Wisconsin poker will have to remain in the realm of tribal casinos for now, after a state judge’s ruling upheld a longstanding but obscure law on the books in the Badger State.
A grassroots, player-funded push to legalize poker in Wisconsin has been dismissed by a sympathetic judge, who said that, ultimately, when it came down to the letter of the law, his hands were tied.
As reported here last week, the campaign to have poker legalized in the state, on the grounds that it is a game where skill outweighs luck, was spearheaded by poker player and sports bar owner Mark Kroon.
Kroon incidentally finished 43rd in this year’s Main Event for $164,086, but his pursuit of poker freedom in the courtrooms of Wisconsin has not been quite so successful.
The poker player was moved to challenge state law after the Department of Justice contacted him to warn him to stop offering small-stakes poker tournaments at his bar in Madison. This, in the city that spawned WSOP 14-bracelet winner Phil Hellmuth himself.
Despite that illustrious claim to fame, gambling is illegal in the state, with the exception of that which is conducted at tribal casinos, some of which do offer poker, and through state lotteries, charitable bingo games, and state-licensed parimutuel racing facilities.
Teaming up with a state representative of the Poker Players Alliance, Steve Verrett, Kroon was able to raise $10,000 in donations from players to hire a lawyer and launch his challenge.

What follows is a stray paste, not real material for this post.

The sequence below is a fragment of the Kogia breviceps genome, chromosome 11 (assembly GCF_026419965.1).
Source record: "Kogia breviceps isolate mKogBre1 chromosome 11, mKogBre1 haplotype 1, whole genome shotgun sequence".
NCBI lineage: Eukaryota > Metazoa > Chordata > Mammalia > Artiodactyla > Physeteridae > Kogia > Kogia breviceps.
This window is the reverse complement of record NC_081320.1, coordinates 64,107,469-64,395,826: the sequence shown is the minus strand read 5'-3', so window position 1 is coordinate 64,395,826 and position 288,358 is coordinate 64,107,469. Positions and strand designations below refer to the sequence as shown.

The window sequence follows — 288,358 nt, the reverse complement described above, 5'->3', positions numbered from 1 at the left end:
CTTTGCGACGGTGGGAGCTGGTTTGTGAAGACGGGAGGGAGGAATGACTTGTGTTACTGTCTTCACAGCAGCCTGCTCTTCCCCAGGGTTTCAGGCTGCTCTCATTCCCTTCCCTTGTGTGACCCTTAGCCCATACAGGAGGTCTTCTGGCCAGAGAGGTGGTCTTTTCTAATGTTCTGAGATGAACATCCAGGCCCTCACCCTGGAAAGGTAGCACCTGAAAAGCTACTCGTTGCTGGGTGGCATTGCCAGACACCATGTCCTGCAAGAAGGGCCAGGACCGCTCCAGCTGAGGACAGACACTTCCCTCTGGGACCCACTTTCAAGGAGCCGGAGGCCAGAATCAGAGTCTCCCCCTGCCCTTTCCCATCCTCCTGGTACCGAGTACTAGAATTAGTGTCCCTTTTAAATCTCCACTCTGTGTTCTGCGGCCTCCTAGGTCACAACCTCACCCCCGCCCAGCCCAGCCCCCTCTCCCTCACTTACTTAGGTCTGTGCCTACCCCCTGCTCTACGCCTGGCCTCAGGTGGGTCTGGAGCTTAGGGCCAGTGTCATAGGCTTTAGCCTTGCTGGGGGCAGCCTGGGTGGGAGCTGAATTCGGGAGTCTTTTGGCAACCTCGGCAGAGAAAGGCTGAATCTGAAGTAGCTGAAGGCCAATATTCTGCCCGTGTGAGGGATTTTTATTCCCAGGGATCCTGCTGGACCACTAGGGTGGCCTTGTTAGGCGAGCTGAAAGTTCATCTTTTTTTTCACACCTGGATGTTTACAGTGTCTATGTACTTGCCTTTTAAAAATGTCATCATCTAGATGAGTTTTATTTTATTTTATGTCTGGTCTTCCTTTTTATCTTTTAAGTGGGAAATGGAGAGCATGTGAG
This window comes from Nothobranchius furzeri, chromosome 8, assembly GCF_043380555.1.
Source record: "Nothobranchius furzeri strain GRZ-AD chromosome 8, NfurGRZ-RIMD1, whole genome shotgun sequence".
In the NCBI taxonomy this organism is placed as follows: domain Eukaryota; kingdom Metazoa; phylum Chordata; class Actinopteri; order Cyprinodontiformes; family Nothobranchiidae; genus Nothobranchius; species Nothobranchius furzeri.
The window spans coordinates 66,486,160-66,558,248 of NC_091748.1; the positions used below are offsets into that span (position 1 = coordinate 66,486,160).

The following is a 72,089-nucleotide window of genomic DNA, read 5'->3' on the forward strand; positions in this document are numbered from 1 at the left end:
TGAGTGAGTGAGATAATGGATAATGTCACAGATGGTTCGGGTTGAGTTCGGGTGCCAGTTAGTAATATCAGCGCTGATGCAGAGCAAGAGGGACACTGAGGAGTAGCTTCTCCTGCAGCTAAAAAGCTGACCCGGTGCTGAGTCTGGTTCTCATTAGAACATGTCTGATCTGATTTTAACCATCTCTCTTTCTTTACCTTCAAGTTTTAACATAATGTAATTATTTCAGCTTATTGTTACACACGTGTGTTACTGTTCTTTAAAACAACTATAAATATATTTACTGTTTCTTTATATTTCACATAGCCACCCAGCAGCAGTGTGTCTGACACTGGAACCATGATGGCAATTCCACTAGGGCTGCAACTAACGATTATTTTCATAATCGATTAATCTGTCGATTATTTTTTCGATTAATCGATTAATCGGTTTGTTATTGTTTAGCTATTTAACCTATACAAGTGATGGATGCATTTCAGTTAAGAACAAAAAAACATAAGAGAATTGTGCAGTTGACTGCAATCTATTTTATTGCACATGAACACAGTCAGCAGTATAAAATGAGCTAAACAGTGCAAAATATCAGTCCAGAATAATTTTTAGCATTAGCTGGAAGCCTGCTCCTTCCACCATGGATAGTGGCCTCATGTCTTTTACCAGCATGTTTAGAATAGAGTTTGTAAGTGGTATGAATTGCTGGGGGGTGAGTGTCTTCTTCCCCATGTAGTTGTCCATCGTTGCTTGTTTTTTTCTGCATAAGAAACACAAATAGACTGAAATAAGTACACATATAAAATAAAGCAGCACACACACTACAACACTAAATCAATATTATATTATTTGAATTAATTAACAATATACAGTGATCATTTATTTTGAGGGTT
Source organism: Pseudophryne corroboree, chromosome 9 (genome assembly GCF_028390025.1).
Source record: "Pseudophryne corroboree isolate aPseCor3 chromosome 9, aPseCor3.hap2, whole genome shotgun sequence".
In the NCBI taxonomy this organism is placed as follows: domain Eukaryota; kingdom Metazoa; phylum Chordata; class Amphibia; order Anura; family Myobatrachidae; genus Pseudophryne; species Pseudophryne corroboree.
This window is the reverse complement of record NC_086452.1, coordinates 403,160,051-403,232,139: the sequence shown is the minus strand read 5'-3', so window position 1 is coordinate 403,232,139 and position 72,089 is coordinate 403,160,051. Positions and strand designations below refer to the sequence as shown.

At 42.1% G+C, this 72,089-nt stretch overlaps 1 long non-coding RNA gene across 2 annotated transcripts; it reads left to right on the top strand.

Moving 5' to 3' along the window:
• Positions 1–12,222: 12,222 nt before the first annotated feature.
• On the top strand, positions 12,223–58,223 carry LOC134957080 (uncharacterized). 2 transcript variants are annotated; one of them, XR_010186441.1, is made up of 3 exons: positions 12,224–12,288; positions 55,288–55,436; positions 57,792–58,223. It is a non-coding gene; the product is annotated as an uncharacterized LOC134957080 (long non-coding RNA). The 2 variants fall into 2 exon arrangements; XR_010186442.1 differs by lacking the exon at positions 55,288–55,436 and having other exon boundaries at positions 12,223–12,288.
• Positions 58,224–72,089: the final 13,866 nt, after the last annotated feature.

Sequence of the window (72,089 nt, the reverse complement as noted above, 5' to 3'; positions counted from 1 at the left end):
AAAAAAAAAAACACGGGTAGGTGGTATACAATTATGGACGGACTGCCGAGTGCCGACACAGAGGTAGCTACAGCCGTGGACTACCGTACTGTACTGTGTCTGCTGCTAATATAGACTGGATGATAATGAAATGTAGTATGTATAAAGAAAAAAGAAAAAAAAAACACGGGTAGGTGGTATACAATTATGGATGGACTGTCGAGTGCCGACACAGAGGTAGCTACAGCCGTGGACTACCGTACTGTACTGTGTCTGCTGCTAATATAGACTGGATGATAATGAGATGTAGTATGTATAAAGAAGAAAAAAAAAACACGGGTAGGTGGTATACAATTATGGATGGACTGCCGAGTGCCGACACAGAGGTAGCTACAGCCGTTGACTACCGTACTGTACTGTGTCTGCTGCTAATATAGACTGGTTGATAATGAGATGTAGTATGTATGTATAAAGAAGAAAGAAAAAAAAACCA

The plaintiffs argument centered on the fact that Wisconsin law defines gambling as a bet between two parties that is “dependent upon chance even though accompanied by some skill.”
The poker players had hoped that their star witness, Robert Hannum, a professor of risk analysis at the University of Denver, would give them the edge in the case. Hannum, citing a study of over one-billion hands of online poker, was able to attest that skill predominates over luck in the long-term.
The players were seeking a declaratory judgment on the issue, and that’s exactly what they received from Judge Richard Niess, who summed up his ruling in around four minutes. Because of a legal precedent, a case from 1964 known as the State v. Morrissy, which upheld the conviction of a bar owner who had been convicted for running poker games, there was very little he could do, said Niess.
American as Apple Pie
In that case, it was established that poker was gambling, and that running poker games for money was illegal in Wisconsin.
“[The State v. Morrisy] essentially upholds a criminal conviction … for a tavern that was sponsoring poker tournaments, and specifically calls poker ‘gambling’ within the meaning of those statutes in that case,” said Judge Niess.
“That’s binding in this court whether they’ve considered your arguments … regarding skill versus chance being a predominant feature of poker or not. It doesn’t appear they did, but the case is still nonetheless binding on me.
“I’ve got to say that poker is such a rich topic on so many levels,” added the judge, who sounds like he might have enjoyed the occasional hand or two. “It’s as much a part of the American fabric, I think, as baseball and apple pie, but having said that, I can’t ignore the law here, and the law unfortunately, to use a poker analogy, is a stacked deck against the plaintiffs here.”
The plaintiffs are considering whether to launch an appeal.